Lawyers rate jurists facing retention vote
Lawyers rate jurists facing retention vote
A poll of Florida Bar members regarding the merit retention election of one state Supreme Court justice and 17 appellate court judges indicates support for all to be retained.
Results showed recommendations for retention ranging from 92 percent to 66 percent approval.
The confidential poll seeks to find whether attorneys who know the most about these jurists believe they should continue in their jobs. The retention election is on the ballot in the November 6 general election.
“It is vital that we attract and retain appellate court judges and justices with the highest qualifications to ensure that our courts have the confidence and respect of all Floridians,” President Michelle Suskauer said. “The Bar has polled members since 1978, and we are pleased once again to offer this valuable resource for voters.”
On “The Vote’s in Your Court” ( www.floridabar.org/thevotesinyourcourt ) webpage, the Bar offers results of this poll and past polls, its “Guide for Florida Voters,” bios of the jurists facing a merit retention vote, and links to more information.
“The poll’s positive results demonstrate again how well Florida’s system for selecting and retaining judges works,” Suskauer said. “Members of The Florida Bar can be proud of the role they play in preserving our system of justice.”
A ballot mailed in August to all lawyers residing and practicing in Florida asked whether the incumbent appeals court jurists should be retained. Lawyers taking part in the poll were asked to consider eight attributes: quality and clarity of judicial opinions; knowledge of the law; integrity; judicial temperament; impartiality; freedom from bias/prejudice; demeanor; and courtesy. The Bar sent out 76,529 ballots to in-state members in good standing, and 5,239 lawyers participated. Only responses by lawyers saying they had considerable or limited knowledge of the judges were included in the poll results.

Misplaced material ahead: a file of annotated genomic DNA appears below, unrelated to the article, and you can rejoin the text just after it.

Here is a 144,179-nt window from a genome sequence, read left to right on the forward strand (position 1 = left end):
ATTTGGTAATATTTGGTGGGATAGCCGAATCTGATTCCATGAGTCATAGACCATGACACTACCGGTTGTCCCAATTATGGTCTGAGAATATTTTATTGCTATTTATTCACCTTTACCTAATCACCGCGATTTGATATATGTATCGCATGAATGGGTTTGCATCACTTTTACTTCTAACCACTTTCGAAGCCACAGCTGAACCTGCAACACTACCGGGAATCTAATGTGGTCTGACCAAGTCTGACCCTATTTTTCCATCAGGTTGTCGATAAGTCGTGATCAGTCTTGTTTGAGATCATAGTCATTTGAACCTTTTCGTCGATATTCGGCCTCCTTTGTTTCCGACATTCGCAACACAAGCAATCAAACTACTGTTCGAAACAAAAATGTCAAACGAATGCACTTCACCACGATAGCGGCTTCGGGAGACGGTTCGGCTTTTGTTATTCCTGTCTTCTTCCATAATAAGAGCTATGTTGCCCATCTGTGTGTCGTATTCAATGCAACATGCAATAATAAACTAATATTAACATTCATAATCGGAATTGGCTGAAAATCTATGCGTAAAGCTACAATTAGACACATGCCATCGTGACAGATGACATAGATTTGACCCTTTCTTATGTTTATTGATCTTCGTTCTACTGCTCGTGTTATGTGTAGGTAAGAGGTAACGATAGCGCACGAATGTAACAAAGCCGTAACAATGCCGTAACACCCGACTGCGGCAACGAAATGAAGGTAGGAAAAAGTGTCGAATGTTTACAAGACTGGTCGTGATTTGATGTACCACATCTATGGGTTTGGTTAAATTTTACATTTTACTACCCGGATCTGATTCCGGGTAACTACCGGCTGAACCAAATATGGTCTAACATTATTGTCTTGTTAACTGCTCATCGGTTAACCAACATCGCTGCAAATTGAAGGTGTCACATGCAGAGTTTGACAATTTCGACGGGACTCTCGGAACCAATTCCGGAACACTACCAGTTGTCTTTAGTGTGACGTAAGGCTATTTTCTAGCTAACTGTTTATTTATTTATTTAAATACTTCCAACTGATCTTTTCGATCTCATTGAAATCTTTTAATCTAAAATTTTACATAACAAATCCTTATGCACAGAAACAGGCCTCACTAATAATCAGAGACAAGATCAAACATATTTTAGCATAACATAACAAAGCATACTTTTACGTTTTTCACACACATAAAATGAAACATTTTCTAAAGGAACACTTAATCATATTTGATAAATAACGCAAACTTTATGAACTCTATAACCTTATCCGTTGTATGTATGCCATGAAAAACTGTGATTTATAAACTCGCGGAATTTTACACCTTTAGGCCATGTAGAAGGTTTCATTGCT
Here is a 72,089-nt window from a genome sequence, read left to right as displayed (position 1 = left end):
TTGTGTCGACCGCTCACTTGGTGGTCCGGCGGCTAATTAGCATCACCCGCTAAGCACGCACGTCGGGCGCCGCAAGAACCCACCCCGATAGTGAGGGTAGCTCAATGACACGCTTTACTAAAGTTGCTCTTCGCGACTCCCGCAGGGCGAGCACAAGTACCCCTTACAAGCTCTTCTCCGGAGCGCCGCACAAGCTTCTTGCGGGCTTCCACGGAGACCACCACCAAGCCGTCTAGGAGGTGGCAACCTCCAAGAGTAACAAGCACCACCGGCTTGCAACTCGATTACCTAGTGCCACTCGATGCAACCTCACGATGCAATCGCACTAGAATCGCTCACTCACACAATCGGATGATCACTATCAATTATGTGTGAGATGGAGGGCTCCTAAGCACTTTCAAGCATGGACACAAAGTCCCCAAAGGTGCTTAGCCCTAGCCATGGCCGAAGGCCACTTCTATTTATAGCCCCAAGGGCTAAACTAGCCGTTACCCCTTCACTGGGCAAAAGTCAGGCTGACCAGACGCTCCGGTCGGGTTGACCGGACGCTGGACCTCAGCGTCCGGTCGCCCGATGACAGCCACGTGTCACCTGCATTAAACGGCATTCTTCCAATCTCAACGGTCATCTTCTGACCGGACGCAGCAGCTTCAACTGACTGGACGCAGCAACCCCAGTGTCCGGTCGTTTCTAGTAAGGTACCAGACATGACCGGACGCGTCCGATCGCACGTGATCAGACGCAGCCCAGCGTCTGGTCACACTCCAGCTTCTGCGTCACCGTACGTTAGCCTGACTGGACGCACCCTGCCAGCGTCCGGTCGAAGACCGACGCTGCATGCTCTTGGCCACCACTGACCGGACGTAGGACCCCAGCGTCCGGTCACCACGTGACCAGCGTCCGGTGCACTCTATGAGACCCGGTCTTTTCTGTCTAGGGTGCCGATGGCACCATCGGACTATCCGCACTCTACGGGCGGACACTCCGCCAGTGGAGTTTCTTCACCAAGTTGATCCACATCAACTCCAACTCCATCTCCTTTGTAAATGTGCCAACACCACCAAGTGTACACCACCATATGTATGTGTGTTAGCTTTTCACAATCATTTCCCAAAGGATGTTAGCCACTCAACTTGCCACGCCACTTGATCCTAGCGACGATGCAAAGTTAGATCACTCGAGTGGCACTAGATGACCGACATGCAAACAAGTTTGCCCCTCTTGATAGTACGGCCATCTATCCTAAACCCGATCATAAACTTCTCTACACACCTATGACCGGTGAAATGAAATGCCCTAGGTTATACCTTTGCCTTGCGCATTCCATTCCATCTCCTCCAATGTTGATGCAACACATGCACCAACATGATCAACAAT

For the Florida Supreme Court, poll results indicate support for retention of:
• Alan Lawson by 87 percent.
For the First District Court of Appeal, poll results indicate support for retention of:
• Harvey Jay by 85 percent.
• Stephanie Ray by 86 percent.
• Brad Thomas by 79 percent.
• Kemmerly Thomas by 80 percent.
• Allen Winsor by 80 percent.
For the Second District Court of Appeal, poll results indicate support for retention of:
• Anthony K. Black by 90 percent.
• Darryl C. Casanueva by 90 percent.
• Edward C. LaRose by 90 percent.
• Susan H. Rothstein-Youakim by 86 percent.
For the Third District Court of Appeal, poll results indicate support for retention of:
• Kevin Emas by 92 percent.
• Ivan F. Fernandez by 87 percent.
• Norma Shepard Lindsey by 85 percent.
• Robert Joshua Luck by 90 percent.
For the Fourth District Court of Appeal, poll results indicate support for retention of:
• Burton C. Conner by 85 percent.
• Jeffrey T. Kuntz by 82 percent.
• Carole Y. Taylor by 87 percent.
For the Fifth District Court of Appeal, poll results indicate support for retention of:
• Eric Eisnaugle by 66 percent.
How The System Works
Justices and appeals court judges face the voters in merit retention elections every six years — except after their first appointments. Newly appointed justices and appeals court judges serve an initial term of at least one year and are then subject to the first merit retention reviews of their performances in the next general election.
Only those judges receiving approval from a majority of the voters in the general election may continue in office for another six-year term.
Elections Services Co. (ESC) of Hauppauge, N.Y., conducted the poll for The Florida Bar. Since 1989, ESC has conducted thousands of elections for unions, stockholders, credit unions, membership organizations, universities, and trade and professional organizations. All ballot votes were confidential, with no identification of the voters attached.
Other Election Resources
In addition to the merit retention poll results, The Florida Bar has additional resources for educating voters on
“ The Vote’s in Your Court ” webpage, including: The “Guide for Florida Voters” in English and Spanish; bios of all the appellate judges on the ballot this year; and Judicial Candidate Self-Disclosure Statements, which allow trial court judges to put their qualifications and statements about why they want to serve as judges on The Florida Bar website.
To request copies of the “Guide for Florida Voters,” email [email protected].